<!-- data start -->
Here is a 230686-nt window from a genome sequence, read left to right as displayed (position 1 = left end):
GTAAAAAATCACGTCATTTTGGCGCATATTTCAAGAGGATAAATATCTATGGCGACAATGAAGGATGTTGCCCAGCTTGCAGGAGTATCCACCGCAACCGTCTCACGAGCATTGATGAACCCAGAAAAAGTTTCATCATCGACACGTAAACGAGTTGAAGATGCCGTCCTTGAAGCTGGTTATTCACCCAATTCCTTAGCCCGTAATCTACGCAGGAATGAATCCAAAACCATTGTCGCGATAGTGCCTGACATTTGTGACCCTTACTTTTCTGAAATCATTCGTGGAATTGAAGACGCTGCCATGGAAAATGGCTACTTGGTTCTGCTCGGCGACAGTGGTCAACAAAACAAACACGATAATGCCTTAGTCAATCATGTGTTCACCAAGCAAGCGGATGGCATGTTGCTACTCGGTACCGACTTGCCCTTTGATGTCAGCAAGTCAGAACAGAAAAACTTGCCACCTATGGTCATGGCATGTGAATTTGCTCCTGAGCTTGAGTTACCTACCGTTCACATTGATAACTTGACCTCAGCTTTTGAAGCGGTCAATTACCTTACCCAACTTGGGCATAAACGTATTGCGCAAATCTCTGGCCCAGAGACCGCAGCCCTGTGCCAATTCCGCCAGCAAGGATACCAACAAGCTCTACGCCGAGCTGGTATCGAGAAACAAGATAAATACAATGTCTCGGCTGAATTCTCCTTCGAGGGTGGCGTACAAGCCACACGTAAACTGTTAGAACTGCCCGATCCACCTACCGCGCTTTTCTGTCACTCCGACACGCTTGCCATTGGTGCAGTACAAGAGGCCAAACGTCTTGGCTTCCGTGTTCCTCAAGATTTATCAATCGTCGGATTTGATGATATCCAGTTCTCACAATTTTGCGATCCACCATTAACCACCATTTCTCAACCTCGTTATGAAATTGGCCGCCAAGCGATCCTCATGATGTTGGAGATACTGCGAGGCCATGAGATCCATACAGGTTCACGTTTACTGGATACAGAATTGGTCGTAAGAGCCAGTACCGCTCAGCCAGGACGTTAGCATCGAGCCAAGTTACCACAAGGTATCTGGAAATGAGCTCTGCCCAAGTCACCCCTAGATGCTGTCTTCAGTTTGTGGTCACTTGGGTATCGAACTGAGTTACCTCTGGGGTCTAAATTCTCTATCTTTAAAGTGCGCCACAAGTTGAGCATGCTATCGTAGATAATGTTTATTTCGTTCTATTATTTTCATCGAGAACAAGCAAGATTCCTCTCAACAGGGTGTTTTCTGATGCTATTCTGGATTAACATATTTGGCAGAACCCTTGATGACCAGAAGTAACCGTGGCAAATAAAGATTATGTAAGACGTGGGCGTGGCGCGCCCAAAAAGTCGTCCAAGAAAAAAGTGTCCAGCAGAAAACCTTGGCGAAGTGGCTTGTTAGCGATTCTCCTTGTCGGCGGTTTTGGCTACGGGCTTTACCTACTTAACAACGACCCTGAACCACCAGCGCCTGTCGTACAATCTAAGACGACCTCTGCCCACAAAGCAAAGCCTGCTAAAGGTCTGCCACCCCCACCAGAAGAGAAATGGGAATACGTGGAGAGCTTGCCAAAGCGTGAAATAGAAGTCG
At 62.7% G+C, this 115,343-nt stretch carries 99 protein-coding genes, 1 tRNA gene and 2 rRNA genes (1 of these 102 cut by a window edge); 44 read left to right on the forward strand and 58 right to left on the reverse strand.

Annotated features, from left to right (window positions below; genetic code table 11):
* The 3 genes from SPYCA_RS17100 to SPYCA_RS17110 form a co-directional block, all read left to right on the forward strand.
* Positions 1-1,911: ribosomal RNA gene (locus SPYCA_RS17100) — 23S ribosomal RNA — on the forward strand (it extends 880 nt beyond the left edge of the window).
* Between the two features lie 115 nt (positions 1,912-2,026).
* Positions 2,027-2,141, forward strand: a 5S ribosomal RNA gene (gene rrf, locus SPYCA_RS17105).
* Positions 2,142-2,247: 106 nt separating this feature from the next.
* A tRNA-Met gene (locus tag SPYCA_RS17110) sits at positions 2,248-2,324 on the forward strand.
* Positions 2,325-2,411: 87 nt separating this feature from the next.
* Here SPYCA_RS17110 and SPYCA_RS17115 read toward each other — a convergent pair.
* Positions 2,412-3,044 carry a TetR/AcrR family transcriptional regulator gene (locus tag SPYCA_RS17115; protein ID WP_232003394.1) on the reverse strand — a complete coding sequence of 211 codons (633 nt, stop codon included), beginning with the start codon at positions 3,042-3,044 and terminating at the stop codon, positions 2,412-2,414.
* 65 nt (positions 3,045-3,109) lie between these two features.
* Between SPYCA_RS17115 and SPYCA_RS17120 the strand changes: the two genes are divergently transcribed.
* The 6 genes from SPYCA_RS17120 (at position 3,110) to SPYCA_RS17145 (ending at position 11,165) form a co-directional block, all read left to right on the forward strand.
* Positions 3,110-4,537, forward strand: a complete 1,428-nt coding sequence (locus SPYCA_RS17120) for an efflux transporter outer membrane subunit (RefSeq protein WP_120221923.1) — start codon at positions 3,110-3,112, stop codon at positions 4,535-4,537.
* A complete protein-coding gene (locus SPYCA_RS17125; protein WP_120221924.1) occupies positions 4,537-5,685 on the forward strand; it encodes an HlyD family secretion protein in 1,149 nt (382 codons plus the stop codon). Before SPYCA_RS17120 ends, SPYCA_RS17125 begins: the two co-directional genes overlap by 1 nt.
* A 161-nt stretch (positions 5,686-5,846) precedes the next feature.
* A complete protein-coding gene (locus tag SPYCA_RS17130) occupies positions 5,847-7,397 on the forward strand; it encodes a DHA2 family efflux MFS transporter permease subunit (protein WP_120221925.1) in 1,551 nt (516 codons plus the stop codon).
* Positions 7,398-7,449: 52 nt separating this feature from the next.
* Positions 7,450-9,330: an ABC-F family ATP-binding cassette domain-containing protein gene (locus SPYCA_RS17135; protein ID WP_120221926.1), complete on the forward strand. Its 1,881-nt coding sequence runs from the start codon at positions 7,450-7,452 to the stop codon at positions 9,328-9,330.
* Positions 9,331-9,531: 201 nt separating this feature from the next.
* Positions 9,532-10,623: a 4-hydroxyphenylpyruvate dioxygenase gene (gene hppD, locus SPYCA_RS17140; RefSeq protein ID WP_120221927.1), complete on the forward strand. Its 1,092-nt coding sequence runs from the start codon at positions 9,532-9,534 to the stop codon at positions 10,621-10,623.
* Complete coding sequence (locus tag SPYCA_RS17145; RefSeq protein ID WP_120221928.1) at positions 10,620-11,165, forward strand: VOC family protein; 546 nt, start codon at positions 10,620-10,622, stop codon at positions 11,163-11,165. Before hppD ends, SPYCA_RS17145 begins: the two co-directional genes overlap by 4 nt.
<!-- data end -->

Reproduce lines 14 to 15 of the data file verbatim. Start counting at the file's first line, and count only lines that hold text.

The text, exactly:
* 65 nt (positions 3,045-3,109) lie between these two features.
* Between SPYCA_RS17115 and SPYCA_RS17120 the strand changes: the two genes are divergently transcribed.